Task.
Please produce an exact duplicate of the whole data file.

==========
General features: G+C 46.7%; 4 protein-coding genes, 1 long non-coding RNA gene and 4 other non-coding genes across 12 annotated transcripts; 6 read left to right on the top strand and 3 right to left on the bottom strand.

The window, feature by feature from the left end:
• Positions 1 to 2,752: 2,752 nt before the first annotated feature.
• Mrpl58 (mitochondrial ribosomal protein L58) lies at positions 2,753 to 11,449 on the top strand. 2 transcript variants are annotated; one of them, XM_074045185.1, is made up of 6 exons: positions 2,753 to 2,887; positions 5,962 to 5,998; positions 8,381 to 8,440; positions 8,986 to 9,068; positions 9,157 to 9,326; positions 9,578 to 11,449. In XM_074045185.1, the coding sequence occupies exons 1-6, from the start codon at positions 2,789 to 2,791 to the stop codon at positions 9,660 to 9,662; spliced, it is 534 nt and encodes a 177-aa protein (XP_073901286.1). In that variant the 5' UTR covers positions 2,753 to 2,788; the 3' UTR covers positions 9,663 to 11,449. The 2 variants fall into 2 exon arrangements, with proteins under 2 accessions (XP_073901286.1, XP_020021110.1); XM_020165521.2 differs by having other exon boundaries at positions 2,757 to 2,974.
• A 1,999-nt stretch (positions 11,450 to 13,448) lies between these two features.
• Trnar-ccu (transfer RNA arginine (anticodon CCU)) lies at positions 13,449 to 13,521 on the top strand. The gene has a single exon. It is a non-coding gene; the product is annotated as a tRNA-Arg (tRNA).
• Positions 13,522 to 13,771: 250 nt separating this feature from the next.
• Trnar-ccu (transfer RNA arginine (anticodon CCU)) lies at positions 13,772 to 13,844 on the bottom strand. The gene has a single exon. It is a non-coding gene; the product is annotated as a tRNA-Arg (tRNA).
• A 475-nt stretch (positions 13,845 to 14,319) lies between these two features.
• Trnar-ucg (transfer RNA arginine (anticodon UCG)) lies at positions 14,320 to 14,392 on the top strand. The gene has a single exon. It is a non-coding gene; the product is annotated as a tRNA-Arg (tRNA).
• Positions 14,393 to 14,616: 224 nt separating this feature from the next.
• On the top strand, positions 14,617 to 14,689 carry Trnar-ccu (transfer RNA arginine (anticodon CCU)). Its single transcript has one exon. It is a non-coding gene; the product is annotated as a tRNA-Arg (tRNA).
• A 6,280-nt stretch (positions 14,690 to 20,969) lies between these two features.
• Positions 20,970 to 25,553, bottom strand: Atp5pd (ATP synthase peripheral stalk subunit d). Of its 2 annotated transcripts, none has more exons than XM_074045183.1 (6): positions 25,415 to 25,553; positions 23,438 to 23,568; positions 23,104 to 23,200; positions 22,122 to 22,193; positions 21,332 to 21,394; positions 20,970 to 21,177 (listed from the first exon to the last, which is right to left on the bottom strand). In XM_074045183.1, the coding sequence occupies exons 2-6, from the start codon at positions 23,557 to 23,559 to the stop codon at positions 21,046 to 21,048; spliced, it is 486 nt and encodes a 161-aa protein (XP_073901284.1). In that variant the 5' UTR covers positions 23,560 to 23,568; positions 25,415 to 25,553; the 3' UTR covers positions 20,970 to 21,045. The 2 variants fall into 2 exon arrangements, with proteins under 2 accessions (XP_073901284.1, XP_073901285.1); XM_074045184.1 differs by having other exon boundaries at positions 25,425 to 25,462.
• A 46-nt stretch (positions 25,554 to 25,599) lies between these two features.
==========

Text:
General features: G+C 46.7%; 4 protein-coding genes, 1 long non-coding RNA gene and 4 other non-coding genes across 12 annotated transcripts; 6 read left to right on the top strand and 3 right to left on the bottom strand.

The window, feature by feature from the left end:
• Positions 1 to 2,752: 2,752 nt before the first annotated feature.
• Mrpl58 (mitochondrial ribosomal protein L58) lies at positions 2,753 to 11,449 on the top strand. 2 transcript variants are annotated; one of them, XM_074045185.1, is made up of 6 exons: positions 2,753 to 2,887; positions 5,962 to 5,998; positions 8,381 to 8,440; positions 8,986 to 9,068; positions 9,157 to 9,326; positions 9,578 to 11,449. In XM_074045185.1, the coding sequence occupies exons 1-6, from the start codon at positions 2,789 to 2,791 to the stop codon at positions 9,660 to 9,662; spliced, it is 534 nt and encodes a 177-aa protein (XP_073901286.1). In that variant the 5' UTR covers positions 2,753 to 2,788; the 3' UTR covers positions 9,663 to 11,449. The 2 variants fall into 2 exon arrangements, with proteins under 2 accessions (XP_073901286.1, XP_020021110.1); XM_020165521.2 differs by having other exon boundaries at positions 2,757 to 2,974.
• A 1,999-nt stretch (positions 11,450 to 13,448) lies between these two features.
• Trnar-ccu (transfer RNA arginine (anticodon CCU)) lies at positions 13,449 to 13,521 on the top strand. The gene has a single exon. It is a non-coding gene; the product is annotated as a tRNA-Arg (tRNA).
• Positions 13,522 to 13,771: 250 nt separating this feature from the next.
• Trnar-ccu (transfer RNA arginine (anticodon CCU)) lies at positions 13,772 to 13,844 on the bottom strand. The gene has a single exon. It is a non-coding gene; the product is annotated as a tRNA-Arg (tRNA).
• A 475-nt stretch (positions 13,845 to 14,319) lies between these two features.
• Trnar-ucg (transfer RNA arginine (anticodon UCG)) lies at positions 14,320 to 14,392 on the top strand. The gene has a single exon. It is a non-coding gene; the product is annotated as a tRNA-Arg (tRNA).
• Positions 14,393 to 14,616: 224 nt separating this feature from the next.
• On the top strand, positions 14,617 to 14,689 carry Trnar-ccu (transfer RNA arginine (anticodon CCU)). Its single transcript has one exon. It is a non-coding gene; the product is annotated as a tRNA-Arg (tRNA).
• A 6,280-nt stretch (positions 14,690 to 20,969) lies between these two features.
• Positions 20,970 to 25,553, bottom strand: Atp5pd (ATP synthase peripheral stalk subunit d). Of its 2 annotated transcripts, none has more exons than XM_074045183.1 (6): positions 25,415 to 25,553; positions 23,438 to 23,568; positions 23,104 to 23,200; positions 22,122 to 22,193; positions 21,332 to 21,394; positions 20,970 to 21,177 (listed from the first exon to the last, which is right to left on the bottom strand). In XM_074045183.1, the coding sequence occupies exons 2-6, from the start codon at positions 23,557 to 23,559 to the stop codon at positions 21,046 to 21,048; spliced, it is 486 nt and encodes a 161-aa protein (XP_073901284.1). In that variant the 5' UTR covers positions 23,560 to 23,568; positions 25,415 to 25,553; the 3' UTR covers positions 20,970 to 21,045. The 2 variants fall into 2 exon arrangements, with proteins under 2 accessions (XP_073901284.1, XP_073901285.1); XM_074045184.1 differs by having other exon boundaries at positions 25,425 to 25,462.
• A 46-nt stretch (positions 25,554 to 25,599) lies between these two features.